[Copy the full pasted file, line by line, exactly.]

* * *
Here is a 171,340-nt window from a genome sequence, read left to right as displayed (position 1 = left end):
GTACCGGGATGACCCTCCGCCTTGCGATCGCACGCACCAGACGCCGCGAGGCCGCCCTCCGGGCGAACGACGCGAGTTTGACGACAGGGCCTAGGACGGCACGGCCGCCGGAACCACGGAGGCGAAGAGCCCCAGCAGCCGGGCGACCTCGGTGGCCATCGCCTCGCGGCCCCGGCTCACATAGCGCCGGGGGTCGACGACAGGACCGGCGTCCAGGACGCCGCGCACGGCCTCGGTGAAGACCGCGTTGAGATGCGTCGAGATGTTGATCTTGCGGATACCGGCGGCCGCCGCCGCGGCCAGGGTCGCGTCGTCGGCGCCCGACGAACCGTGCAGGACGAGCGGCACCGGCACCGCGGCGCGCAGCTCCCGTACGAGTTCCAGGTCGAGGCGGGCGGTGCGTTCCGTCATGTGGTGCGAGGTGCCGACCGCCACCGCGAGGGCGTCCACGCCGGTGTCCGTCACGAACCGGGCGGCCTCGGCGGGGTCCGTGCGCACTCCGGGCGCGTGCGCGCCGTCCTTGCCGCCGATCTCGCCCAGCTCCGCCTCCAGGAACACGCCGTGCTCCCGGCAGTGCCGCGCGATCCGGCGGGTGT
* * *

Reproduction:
Here is a 171,340-nt window from a genome sequence, read left to right as displayed (position 1 = left end):
GTACCGGGATGACCCTCCGCCTTGCGATCGCACGCACCAGACGCCGCGAGGCCGCCCTCCGGGCGAACGACGCGAGTTTGACGACAGGGCCTAGGACGGCACGGCCGCCGGAACCACGGAGGCGAAGAGCCCCAGCAGCCGGGCGACCTCGGTGGCCATCGCCTCGCGGCCCCGGCTCACATAGCGCCGGGGGTCGACGACAGGACCGGCGTCCAGGACGCCGCGCACGGCCTCGGTGAAGACCGCGTTGAGATGCGTCGAGATGTTGATCTTGCGGATACCGGCGGCCGCCGCCGCGGCCAGGGTCGCGTCGTCGGCGCCCGACGAACCGTGCAGGACGAGCGGCACCGGCACCGCGGCGCGCAGCTCCCGTACGAGTTCCAGGTCGAGGCGGGCGGTGCGTTCCGTCATGTGGTGCGAGGTGCCGACCGCCACCGCGAGGGCGTCCACGCCGGTGTCCGTCACGAACCGGGCGGCCTCGGCGGGGTCCGTGCGCACTCCGGGCGCGTGCGCGCCGTCCTTGCCGCCGATCTCGCCCAGCTCCGCCTCCAGGAACACGCCGTGCTCCCGGCAGTGCCGCGCGATCCGGCGGGTGT